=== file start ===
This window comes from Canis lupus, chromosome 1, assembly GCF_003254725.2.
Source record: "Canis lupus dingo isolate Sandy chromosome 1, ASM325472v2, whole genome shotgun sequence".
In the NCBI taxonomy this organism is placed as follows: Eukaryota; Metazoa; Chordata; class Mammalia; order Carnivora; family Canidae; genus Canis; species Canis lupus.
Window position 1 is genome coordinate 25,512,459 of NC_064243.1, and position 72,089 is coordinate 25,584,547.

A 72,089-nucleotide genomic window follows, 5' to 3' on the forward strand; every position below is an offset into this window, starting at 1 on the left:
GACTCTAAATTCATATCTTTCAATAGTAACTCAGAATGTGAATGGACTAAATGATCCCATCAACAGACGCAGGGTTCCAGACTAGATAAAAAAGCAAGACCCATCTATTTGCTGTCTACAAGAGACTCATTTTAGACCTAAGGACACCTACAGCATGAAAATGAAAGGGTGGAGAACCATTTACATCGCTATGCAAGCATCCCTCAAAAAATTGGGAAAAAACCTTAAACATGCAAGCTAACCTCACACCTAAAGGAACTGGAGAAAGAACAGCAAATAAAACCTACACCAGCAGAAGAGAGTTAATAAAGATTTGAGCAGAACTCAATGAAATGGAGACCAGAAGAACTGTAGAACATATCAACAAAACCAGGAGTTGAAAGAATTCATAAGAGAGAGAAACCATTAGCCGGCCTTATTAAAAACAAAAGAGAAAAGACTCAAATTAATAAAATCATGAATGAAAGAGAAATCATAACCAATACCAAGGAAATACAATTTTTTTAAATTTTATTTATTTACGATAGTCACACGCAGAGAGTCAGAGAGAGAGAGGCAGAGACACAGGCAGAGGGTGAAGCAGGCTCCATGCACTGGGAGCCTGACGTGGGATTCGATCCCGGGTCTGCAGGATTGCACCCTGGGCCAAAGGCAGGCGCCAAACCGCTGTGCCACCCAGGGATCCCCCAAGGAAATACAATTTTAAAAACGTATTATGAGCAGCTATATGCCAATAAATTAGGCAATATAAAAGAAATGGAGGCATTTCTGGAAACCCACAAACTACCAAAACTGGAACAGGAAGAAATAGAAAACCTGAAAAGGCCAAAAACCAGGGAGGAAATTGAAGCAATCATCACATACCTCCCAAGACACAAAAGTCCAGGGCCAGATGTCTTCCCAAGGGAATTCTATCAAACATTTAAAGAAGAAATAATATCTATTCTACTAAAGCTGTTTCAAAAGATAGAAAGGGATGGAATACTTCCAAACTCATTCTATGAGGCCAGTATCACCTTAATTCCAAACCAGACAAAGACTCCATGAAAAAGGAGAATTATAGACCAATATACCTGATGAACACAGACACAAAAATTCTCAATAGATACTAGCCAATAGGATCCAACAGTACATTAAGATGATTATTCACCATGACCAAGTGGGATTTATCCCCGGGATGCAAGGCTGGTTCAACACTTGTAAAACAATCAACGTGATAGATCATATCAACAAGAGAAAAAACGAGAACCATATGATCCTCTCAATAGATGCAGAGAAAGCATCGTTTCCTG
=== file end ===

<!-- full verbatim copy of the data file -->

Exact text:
This window comes from Canis lupus, chromosome 1, assembly GCF_003254725.2.
Source record: "Canis lupus dingo isolate Sandy chromosome 1, ASM325472v2, whole genome shotgun sequence".
In the NCBI taxonomy this organism is placed as follows: Eukaryota; Metazoa; Chordata; class Mammalia; order Carnivora; family Canidae; genus Canis; species Canis lupus.
Window position 1 is genome coordinate 25,512,459 of NC_064243.1, and position 72,089 is coordinate 25,584,547.

A 72,089-nucleotide genomic window follows, 5' to 3' on the forward strand; every position below is an offset into this window, starting at 1 on the left:
GACTCTAAATTCATATCTTTCAATAGTAACTCAGAATGTGAATGGACTAAATGATCCCATCAACAGACGCAGGGTTCCAGACTAGATAAAAAAGCAAGACCCATCTATTTGCTGTCTACAAGAGACTCATTTTAGACCTAAGGACACCTACAGCATGAAAATGAAAGGGTGGAGAACCATTTACATCGCTATGCAAGCATCCCTCAAAAAATTGGGAAAAAACCTTAAACATGCAAGCTAACCTCACACCTAAAGGAACTGGAGAAAGAACAGCAAATAAAACCTACACCAGCAGAAGAGAGTTAATAAAGATTTGAGCAGAACTCAATGAAATGGAGACCAGAAGAACTGTAGAACATATCAACAAAACCAGGAGTTGAAAGAATTCATAAGAGAGAGAAACCATTAGCCGGCCTTATTAAAAACAAAAGAGAAAAGACTCAAATTAATAAAATCATGAATGAAAGAGAAATCATAACCAATACCAAGGAAATACAATTTTTTTAAATTTTATTTATTTACGATAGTCACACGCAGAGAGTCAGAGAGAGAGAGGCAGAGACACAGGCAGAGGGTGAAGCAGGCTCCATGCACTGGGAGCCTGACGTGGGATTCGATCCCGGGTCTGCAGGATTGCACCCTGGGCCAAAGGCAGGCGCCAAACCGCTGTGCCACCCAGGGATCCCCCAAGGAAATACAATTTTAAAAACGTATTATGAGCAGCTATATGCCAATAAATTAGGCAATATAAAAGAAATGGAGGCATTTCTGGAAACCCACAAACTACCAAAACTGGAACAGGAAGAAATAGAAAACCTGAAAAGGCCAAAAACCAGGGAGGAAATTGAAGCAATCATCACATACCTCCCAAGACACAAAAGTCCAGGGCCAGATGTCTTCCCAAGGGAATTCTATCAAACATTTAAAGAAGAAATAATATCTATTCTACTAAAGCTGTTTCAAAAGATAGAAAGGGATGGAATACTTCCAAACTCATTCTATGAGGCCAGTATCACCTTAATTCCAAACCAGACAAAGACTCCATGAAAAAGGAGAATTATAGACCAATATACCTGATGAACACAGACACAAAAATTCTCAATAGATACTAGCCAATAGGATCCAACAGTACATTAAGATGATTATTCACCATGACCAAGTGGGATTTATCCCCGGGATGCAAGGCTGGTTCAACACTTGTAAAACAATCAACGTGATAGATCATATCAACAAGAGAAAAAACGAGAACCATATGATCCTCTCAATAGATGCAGAGAAAGCATCGTTTCCTG